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Q&A with JD Love

by Diana Rudolph   |  October 20th, 2010 1

Steelhead bum


Well, not really. He is also one of the top steelhead guides in the world. JD Love has guided on the Olympic Peninsula for over 25 years and has been a steelhead fanatic since he was a young boy. Three years ago, I moved to the Olympic Peninsula sun burned and toting an assortment of 9-foot saltwater rods. JD Love was instrumental in helping me make the transition from a single to double handed rod. He also taught and is still teaching me a great deal about steelhead and the coastal waters of the Pacific Northwest. I am grateful to have had the opportunity to fish with and learn from him. He is extremely well read, great fun to be with and fishy, really fishy. He is a steelheader.



A half dozen questions with JD Love:

JD on the oars.

1). What is your most memorable fish?

Well, you know, I think it is probably not a fish that I caught. There are quite a few fish that would qualify, but Sandra’s (JD’s better half) first steelhead is my most memorable fish. Not only did she take so long to catch this fish, but it was also so outsized for the area that we were fishing. She caught it at the mouth of the Grande Ronde and it was a 38” steelhead in a river that rarely produces fish of that size. I have never caught one that big there. And, also, the fact that we almost drown to catch this fish makes it pretty memorable. She still has a picture of that thing laying around here somewhere and when I see it, it always evokes great memories of catching or capturing this steelhead under really pretty bizarre situations.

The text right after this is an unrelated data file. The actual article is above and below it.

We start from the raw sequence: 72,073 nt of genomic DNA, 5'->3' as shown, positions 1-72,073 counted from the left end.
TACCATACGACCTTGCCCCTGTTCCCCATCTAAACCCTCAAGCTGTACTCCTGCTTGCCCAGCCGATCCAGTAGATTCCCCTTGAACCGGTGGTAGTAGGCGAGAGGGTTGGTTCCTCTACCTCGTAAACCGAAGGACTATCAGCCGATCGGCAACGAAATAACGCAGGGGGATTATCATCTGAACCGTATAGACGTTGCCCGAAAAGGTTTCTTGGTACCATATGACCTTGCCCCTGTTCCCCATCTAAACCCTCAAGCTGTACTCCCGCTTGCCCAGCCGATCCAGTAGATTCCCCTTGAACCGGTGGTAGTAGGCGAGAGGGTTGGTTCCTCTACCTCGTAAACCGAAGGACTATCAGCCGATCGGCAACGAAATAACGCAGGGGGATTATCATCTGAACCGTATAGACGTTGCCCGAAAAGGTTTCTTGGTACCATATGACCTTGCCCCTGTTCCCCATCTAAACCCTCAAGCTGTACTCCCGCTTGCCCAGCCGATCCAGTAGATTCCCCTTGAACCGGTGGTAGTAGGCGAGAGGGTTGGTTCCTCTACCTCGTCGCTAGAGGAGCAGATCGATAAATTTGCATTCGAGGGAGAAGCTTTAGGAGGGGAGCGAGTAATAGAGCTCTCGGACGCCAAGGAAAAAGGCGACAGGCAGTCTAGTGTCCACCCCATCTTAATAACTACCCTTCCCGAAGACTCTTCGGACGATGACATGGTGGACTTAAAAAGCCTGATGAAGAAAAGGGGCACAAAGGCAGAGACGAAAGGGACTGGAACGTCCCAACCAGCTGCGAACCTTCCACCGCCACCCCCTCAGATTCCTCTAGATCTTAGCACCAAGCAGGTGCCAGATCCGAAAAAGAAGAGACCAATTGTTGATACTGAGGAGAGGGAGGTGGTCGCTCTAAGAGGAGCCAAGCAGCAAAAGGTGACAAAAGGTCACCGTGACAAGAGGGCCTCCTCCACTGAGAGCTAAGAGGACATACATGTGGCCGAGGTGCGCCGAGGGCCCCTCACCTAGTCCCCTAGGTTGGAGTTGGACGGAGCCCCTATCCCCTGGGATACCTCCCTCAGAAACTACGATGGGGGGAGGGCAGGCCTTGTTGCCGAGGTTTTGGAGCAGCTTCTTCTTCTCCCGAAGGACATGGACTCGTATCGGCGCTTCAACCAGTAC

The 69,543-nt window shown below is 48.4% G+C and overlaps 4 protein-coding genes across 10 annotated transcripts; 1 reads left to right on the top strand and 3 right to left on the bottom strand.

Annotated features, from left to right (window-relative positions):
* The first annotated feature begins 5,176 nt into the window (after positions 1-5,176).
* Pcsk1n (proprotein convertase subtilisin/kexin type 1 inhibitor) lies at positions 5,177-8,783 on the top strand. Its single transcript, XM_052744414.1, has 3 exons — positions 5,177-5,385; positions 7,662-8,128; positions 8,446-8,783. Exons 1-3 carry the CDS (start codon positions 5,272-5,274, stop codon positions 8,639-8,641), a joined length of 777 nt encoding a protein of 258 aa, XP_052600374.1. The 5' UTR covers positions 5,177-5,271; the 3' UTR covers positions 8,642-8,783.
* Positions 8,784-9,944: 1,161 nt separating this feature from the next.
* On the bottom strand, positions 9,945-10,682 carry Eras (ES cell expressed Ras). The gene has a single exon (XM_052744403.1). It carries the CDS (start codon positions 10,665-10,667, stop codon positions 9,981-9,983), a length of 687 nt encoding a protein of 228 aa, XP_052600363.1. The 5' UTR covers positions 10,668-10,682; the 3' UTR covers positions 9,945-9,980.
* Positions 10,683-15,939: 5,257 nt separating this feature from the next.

What about one more fish story?

Twilight (fictitious name, but aptly disguised) Creek is a tiny little trickle on the coast, but it is a beautiful place to go fishing. Sandra and I took the dogs down there one afternoon. Shouldn’t have the dogs in the park, but we did. It was on a high tide and I hooked this nice big steelhead in the last pool of the creek before it enters the ocean. This fish took off downstream, right into the surf. So, I’m playing this fish in the surf and a rouge wave comes in and literally knocks me off my feet. I’m caught in the undertow. The wave recedes and I’m gasping for air. The dogs are completely washed away. I have no idea where they are and I look down the beach about a hundred feet and there’s my steelhead lying there. The dogs ended up a hundred yards away on the other side of the creek and down the beach a little ways. So, you know, a life and death steelheading experience.

Coastal river.

2). Why steelhead?

I suppose it’s because I grew up fishing for them. It was really the first fish that got me charged up and if I was a youngster that had grown up fishing tarpon or maybe even stripers or any other fish, it could have been the same thing for me. In my case, it was steelhead. I had done some trout fishing and all of the sudden I caught a steelhead. It’s kind of hard to describe. All those hours anticipating and finally you catch the darn thing. It really hooks you. There is no logic to it. In fact, many people have wasted their lives chasing these fish for no real good reason other than they get hooked on the darn things. Good steelheaders are pretty passionate and obsessive about it.